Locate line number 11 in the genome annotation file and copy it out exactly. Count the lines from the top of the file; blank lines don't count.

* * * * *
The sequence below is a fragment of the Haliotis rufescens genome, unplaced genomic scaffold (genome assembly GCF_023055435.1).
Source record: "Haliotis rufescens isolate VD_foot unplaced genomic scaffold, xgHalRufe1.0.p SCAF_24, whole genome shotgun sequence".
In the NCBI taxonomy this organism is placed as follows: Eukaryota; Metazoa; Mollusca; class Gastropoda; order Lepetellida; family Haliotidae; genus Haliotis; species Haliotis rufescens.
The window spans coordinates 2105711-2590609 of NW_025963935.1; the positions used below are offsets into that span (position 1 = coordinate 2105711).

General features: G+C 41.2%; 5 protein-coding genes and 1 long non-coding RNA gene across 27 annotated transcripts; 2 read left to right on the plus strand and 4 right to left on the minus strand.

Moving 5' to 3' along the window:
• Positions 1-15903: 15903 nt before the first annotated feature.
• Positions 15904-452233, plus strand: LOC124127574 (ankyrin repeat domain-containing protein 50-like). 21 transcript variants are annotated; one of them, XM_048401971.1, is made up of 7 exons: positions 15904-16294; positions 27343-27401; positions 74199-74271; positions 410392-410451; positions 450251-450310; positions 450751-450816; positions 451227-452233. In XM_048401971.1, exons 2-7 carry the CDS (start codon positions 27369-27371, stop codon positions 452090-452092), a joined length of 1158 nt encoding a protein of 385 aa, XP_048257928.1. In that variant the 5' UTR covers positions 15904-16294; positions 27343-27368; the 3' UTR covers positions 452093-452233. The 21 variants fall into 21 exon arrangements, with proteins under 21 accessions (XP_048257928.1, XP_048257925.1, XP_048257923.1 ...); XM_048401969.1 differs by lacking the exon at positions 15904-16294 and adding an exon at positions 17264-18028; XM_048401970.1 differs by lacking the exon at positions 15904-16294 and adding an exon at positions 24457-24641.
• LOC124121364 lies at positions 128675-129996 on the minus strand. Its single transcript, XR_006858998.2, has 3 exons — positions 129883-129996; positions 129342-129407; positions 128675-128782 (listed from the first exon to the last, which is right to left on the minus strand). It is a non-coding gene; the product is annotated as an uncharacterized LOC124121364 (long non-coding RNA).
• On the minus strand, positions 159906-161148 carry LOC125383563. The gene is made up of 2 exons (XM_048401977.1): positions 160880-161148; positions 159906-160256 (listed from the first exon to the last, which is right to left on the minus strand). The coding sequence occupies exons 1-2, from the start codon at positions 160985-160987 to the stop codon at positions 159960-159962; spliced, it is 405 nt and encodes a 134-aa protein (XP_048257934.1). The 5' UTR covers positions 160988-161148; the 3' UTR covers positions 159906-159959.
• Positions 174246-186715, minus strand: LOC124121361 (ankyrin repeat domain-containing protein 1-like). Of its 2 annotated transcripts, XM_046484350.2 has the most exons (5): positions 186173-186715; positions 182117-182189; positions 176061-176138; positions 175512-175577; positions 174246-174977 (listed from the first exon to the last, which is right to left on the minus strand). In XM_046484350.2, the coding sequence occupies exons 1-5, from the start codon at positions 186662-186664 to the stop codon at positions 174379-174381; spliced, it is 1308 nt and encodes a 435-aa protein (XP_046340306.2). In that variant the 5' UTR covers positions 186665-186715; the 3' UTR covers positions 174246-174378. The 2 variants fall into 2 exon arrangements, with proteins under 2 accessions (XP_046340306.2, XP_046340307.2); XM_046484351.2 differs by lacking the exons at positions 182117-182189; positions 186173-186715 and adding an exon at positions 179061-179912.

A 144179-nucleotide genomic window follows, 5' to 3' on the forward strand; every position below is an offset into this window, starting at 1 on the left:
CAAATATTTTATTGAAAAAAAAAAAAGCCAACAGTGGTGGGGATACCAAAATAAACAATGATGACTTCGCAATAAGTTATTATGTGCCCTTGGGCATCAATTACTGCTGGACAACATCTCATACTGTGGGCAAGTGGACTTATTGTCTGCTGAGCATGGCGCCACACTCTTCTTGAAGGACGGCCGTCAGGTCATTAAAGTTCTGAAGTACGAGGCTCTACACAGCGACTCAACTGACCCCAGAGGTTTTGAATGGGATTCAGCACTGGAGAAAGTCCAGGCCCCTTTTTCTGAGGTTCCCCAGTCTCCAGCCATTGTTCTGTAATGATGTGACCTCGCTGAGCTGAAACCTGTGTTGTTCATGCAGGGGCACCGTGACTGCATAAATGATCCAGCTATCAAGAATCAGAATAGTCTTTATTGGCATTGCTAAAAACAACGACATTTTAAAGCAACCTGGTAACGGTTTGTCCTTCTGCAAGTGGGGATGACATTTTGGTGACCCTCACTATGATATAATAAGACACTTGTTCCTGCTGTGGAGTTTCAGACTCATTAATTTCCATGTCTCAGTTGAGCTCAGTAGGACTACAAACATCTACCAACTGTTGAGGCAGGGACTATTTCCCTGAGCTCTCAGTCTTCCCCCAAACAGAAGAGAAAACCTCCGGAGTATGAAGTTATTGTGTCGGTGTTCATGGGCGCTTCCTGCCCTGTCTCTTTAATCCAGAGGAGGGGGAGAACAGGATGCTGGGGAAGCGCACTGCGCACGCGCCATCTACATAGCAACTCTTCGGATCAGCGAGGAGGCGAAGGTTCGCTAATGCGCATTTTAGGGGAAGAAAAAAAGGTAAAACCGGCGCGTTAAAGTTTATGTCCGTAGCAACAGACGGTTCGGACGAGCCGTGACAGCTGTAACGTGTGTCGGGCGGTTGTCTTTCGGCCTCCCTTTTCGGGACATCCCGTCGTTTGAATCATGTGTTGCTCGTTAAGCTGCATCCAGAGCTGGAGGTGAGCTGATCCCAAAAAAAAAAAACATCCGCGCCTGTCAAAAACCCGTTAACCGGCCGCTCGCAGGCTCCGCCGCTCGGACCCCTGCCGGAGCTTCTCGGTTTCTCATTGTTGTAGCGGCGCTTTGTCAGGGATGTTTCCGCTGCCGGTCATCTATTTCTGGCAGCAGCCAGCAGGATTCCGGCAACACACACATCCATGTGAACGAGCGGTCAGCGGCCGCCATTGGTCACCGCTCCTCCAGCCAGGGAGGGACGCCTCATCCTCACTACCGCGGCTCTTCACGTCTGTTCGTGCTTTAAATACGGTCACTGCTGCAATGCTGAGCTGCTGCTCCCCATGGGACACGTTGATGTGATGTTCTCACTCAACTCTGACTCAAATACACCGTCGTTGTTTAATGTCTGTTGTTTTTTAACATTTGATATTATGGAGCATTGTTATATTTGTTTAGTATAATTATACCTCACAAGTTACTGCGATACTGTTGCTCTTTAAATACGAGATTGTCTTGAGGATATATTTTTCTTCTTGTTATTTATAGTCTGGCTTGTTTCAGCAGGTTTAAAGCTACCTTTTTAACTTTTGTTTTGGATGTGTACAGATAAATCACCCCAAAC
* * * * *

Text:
• Positions 174246-186715, minus strand: LOC124121361 (ankyrin repeat domain-containing protein 1-like). Of its 2 annotated transcripts, XM_046484350.2 has the most exons (5): positions 186173-186715; positions 182117-182189; positions 176061-176138; positions 175512-175577; positions 174246-174977 (listed from the first exon to the last, which is right to left on the minus strand). In XM_046484350.2, the coding sequence occupies exons 1-5, from the start codon at positions 186662-186664 to the stop codon at positions 174379-174381; spliced, it is 1308 nt and encodes a 435-aa protein (XP_046340306.2). In that variant the 5' UTR covers positions 186665-186715; the 3' UTR covers positions 174246-174378. The 2 variants fall into 2 exon arrangements, with proteins under 2 accessions (XP_046340306.2, XP_046340307.2); XM_046484351.2 differs by lacking the exons at positions 182117-182189; positions 186173-186715 and adding an exon at positions 179061-179912.